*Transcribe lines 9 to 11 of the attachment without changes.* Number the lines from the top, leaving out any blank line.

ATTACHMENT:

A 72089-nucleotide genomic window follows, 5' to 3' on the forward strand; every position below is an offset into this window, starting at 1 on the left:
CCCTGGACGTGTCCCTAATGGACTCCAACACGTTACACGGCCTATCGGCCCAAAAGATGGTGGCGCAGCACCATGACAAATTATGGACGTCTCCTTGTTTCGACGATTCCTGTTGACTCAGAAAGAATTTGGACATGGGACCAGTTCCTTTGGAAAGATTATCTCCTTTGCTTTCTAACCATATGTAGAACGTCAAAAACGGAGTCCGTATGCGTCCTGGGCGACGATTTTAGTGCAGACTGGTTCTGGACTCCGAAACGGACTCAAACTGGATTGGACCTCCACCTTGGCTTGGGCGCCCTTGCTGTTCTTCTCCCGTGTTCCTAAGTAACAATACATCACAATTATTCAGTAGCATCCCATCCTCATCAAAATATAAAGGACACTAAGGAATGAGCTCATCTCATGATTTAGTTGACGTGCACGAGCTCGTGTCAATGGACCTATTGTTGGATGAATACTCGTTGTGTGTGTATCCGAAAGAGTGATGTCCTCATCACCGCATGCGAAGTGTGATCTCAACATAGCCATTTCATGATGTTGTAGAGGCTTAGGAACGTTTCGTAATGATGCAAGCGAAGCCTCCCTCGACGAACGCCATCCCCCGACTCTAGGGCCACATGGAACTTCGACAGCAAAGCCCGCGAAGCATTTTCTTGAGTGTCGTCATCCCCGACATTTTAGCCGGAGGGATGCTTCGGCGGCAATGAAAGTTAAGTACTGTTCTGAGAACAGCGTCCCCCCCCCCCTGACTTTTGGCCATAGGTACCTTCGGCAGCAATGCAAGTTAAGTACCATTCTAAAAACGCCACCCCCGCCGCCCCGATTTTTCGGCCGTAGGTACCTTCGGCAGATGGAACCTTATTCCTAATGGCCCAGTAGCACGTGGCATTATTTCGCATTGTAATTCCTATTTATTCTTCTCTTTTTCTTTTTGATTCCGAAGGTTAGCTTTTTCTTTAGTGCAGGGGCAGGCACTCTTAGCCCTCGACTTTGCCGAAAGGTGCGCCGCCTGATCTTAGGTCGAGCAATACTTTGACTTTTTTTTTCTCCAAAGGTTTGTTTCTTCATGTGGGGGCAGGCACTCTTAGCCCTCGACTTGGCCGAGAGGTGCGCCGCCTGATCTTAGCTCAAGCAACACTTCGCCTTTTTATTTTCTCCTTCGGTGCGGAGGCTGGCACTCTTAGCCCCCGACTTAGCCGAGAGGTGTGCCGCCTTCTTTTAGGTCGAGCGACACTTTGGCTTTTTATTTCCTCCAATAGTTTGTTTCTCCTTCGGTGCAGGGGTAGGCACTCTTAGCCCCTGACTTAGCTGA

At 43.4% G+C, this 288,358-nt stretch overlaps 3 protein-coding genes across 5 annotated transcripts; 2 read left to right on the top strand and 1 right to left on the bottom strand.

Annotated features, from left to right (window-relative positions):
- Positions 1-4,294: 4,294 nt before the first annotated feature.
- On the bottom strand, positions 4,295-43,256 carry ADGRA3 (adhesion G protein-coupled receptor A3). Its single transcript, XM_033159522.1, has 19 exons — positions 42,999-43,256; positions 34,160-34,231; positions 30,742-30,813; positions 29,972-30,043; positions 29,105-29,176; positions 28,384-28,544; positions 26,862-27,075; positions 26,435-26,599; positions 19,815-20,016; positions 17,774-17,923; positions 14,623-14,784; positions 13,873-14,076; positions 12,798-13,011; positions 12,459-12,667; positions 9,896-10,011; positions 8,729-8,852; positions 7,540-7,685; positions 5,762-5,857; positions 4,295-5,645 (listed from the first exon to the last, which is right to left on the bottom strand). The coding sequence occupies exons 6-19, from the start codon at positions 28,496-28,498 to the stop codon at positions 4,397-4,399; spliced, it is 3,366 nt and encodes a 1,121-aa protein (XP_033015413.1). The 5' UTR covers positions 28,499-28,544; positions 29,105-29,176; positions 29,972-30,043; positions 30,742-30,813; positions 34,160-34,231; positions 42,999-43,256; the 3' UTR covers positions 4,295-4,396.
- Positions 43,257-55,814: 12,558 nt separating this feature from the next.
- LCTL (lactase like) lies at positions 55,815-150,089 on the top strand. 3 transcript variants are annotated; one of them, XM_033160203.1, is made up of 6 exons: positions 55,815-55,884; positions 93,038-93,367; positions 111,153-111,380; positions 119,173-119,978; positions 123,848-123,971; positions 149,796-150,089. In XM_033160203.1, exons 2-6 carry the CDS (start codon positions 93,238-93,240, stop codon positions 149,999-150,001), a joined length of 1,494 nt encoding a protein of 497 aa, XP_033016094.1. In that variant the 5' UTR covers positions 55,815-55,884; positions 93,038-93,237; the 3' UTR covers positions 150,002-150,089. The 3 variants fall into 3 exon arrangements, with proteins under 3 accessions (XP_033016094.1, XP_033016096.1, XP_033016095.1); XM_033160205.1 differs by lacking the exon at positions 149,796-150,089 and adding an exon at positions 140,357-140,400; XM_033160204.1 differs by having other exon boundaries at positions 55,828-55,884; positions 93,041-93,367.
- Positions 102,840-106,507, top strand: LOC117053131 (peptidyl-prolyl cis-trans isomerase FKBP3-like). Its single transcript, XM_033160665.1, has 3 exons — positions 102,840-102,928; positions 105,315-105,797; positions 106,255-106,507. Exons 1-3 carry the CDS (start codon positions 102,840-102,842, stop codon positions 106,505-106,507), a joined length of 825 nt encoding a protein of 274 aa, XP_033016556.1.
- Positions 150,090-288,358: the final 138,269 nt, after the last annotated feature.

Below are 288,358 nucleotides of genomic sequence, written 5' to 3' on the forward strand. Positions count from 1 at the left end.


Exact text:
- Positions 102,840-106,507, top strand: LOC117053131 (peptidyl-prolyl cis-trans isomerase FKBP3-like). Its single transcript, XM_033160665.1, has 3 exons — positions 102,840-102,928; positions 105,315-105,797; positions 106,255-106,507. Exons 1-3 carry the CDS (start codon positions 102,840-102,842, stop codon positions 106,505-106,507), a joined length of 825 nt encoding a protein of 274 aa, XP_033016556.1.
- Positions 150,090-288,358: the final 138,269 nt, after the last annotated feature.

Below are 288,358 nucleotides of genomic sequence, written 5' to 3' on the forward strand. Positions count from 1 at the left end.